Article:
Table 1

Overview of operating and planned radar sensors

Sensor

Launch date

Band

Spatial resolution (m)

Orbital repeat (days)

Polarisation

Owner/operator

Scientific data access

ALOS-2 PalSAR

2014

L

10–100

14

Fully polarimetric

Japan Aerospace Exploration Agency

freely available

NISAR

Scheduled 2021

L

3–10

12

Fully polarimetric

NASA

?

RADARSAT-2

2007

C

3–100

24

Fully polarimetric

Canadian Space agency (CSA)

Restricted

Sentinel-1

2013

C

10

12

VV, VH (over land)

European Space Agency

freely available

RADARSAT-constellation (3-satellites)

Scheduled 2019

C

1–100

12

Fully polarimetric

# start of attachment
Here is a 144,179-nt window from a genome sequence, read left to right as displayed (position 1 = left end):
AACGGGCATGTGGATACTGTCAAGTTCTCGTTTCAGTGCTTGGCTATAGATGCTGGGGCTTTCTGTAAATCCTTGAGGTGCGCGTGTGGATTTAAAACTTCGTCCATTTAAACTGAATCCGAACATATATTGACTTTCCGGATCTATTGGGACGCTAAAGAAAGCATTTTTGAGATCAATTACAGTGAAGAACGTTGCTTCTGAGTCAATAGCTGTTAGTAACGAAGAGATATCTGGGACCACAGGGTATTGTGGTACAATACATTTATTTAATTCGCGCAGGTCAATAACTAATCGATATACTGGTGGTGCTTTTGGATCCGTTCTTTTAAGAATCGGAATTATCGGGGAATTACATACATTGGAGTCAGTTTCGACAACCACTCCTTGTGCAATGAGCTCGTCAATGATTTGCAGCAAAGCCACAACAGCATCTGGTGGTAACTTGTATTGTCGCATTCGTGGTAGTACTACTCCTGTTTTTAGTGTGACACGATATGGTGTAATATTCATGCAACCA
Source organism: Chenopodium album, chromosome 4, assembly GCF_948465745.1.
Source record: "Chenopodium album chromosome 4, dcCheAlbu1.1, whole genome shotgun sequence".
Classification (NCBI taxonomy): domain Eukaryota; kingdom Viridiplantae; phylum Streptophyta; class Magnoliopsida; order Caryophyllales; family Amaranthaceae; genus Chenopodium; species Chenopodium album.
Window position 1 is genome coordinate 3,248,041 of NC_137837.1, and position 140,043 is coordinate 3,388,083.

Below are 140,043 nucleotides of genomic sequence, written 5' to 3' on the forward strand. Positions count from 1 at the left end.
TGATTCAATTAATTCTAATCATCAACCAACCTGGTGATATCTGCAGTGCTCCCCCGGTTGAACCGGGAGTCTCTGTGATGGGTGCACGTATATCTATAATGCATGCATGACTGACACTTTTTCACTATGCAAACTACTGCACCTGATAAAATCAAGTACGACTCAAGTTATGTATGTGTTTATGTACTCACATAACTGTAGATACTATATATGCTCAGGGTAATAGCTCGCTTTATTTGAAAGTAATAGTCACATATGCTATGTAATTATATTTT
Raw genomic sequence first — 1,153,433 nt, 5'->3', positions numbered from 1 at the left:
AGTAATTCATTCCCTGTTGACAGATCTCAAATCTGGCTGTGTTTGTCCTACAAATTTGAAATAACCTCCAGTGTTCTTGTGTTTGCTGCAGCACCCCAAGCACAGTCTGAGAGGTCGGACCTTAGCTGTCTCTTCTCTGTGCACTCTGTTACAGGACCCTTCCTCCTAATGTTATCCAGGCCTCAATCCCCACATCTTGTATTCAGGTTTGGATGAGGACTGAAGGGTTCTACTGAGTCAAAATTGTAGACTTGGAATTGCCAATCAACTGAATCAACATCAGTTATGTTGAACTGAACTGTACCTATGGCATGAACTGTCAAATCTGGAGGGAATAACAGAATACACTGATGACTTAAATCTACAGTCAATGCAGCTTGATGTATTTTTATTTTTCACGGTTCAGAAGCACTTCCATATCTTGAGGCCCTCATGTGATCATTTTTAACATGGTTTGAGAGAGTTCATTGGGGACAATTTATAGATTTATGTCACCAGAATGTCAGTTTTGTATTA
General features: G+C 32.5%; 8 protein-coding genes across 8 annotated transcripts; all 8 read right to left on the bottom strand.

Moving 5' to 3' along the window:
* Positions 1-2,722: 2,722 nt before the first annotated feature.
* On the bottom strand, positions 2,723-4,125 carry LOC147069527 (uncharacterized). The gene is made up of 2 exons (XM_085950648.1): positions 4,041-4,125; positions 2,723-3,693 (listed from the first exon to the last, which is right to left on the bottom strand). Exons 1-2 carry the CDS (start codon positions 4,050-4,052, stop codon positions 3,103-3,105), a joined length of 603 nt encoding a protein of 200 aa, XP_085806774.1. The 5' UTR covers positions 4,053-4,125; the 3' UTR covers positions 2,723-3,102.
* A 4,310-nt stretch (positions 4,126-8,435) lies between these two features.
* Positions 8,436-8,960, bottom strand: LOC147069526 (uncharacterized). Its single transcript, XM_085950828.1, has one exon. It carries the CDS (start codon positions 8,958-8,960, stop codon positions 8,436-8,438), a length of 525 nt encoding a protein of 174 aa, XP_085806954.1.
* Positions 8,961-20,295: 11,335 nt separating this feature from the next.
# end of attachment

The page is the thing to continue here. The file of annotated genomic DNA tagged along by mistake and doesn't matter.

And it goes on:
Canadian Space Agency

?

Risat-1

2013

C

1–50

25

Fully polarimetric

Indian Space Research Organisation

Available to Copernicus users

PAZ/PAZ 2 SAR

2001/2018

X

0.25–40

> 2

Fully polarimetric

Spanish Space Agency

Restricted

TerraSAR-X

2007

X

1–16

11

Fully polarimetric

German Aerospace Centre (DLR)

Restricted

Tandem-X

2010

X

1–16

11

Fully polarimetric

German Aerospace Centre

Restricted

Cosmos Skymed-1/2

2007/2010

X

1–100

16; revisit time for the full constellation is in the range of few hours

Fully polarimetric

Italian Space Agency

Restricted

TecSAR

2008

X

1–8

14

Fully polarimetric

Israel Aerospace Industries

Restricted

Kompsat-5

2013

X

1–20

28

Fully polarimetric

Korean Space Agency

Restricted

Kompsat-6

Scheduled 2020

X

0.5–20

11

Fully polarimetric

Korean Space Agency

?